Struffoli and Crispelle

My son Joseph and his girlfriend Alison came to the house for Thanksgiving dinner. Although it was a small gathering of four, for the first time in a few years my house was filled with laughter.

My boys Joseph and Andrew inherited my sense of humor, which can be described as “off the wall”. My cousins Jodi and Steve have the same sense of humor, and when we’re together it gets pretty loud.

As we ate dinner, we began to exchange funny stories; before I knew it, three hours had passed!

The last bit of banter between Joseph and me centered around a Struffoli recipe. Struffoli are little pillows of fried dough drizzled with honey and confetti (nonpareils) and sometimes dried fruit.

Nana used to make Struffoli and Crispelle (aka bow ties) at Christmas-time, and I used to help her. She would divide the Crispelle in half and drizzle half with with honey and confetti and the other half with powdered sugar.

Joseph had been nagging me for the recipe for days.Wednesday night I emailed the recipe to him, but neglected to give him complete measurements. I wrote 1/4 baking soda and 1/2 vanilla. I neglected to write teaspoon.

As Joseph was making the recipe, he assumed I meant cup; needless to say his Struffoli turned out horrible! Sorry Joe!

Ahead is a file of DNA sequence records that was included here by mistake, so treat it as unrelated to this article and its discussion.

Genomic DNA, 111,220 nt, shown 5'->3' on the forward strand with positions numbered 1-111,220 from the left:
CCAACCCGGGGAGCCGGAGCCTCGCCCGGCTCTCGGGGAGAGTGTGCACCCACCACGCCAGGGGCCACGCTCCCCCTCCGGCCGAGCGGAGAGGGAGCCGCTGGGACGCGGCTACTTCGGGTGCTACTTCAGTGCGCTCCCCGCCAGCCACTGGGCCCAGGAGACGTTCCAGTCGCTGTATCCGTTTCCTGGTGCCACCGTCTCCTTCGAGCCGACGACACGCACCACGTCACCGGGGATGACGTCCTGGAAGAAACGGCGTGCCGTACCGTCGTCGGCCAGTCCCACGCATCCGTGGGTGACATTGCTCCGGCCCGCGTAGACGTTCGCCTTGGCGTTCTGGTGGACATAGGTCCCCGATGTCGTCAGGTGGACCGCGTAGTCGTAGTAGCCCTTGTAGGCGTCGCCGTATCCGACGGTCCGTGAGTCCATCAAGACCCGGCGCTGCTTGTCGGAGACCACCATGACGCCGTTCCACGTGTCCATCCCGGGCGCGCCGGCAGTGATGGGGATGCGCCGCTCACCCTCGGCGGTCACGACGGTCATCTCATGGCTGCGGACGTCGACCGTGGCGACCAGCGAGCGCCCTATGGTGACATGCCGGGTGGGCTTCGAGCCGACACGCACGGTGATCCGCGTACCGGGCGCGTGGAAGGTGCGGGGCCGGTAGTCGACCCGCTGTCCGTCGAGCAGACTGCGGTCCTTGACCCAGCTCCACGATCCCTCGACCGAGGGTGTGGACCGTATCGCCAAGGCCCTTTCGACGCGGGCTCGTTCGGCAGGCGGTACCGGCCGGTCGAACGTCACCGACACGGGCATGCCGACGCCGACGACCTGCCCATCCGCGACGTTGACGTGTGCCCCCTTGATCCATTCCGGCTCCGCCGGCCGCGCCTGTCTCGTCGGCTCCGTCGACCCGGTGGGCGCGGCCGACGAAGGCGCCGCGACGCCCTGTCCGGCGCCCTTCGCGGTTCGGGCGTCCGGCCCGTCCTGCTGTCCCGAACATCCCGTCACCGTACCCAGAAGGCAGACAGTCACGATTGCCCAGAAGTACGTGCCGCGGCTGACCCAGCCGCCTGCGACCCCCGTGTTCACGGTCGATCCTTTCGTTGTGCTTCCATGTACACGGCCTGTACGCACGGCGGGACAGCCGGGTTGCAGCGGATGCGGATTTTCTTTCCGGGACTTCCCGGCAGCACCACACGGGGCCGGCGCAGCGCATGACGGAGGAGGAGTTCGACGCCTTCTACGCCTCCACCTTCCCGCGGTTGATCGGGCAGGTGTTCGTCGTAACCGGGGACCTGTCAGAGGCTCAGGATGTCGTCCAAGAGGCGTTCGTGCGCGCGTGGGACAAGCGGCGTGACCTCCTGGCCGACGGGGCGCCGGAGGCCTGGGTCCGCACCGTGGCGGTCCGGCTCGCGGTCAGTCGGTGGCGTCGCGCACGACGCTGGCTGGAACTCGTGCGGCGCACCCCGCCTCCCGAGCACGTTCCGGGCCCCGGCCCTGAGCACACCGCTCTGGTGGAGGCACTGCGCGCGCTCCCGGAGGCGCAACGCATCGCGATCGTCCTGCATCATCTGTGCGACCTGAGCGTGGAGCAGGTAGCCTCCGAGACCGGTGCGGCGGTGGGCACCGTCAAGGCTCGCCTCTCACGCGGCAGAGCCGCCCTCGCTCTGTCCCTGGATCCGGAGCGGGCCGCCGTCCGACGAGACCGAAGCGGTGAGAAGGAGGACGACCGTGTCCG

I told him he should have called me; he figured since it was 11:00 pm I would be asleep and he didn’t want to wake me. How thoughtful!

To avoid any more confusion, here is the Struffoli and Crispelle recipe:
1 cup flour
1 egg
1/8 tsp. baking soda
1/4 tsp. vanilla

Oil for frying
Powdered sugar for dusting
Candy Confetti (nonpareil)

Combine flour, egg, baking soda and vanilla together in a bowl and mix well.
Turn out onto a floured board and knead well.
Roll the dough into 1/2″ diameter ropes
Cut into smaller “pillows”  (about 1/2″)

Heat oil in a pot
Drop the Struffoli into oil and fry until golden brown
Remove from oil and let drain
Dust with either powdered sugar
Warm the honey and drizzle over Struffoli and sprinkle with nonpareils

For Crispelle; simply roll the dough flat and cut into 1/2″ wide strips
Then fry and dust with either powdered sugar or the warm honey.

** You can also grate the zest of a lemon or orange into the mixture to change the flavor.
*** Sometimes Nana added Sambuka instead of vanilla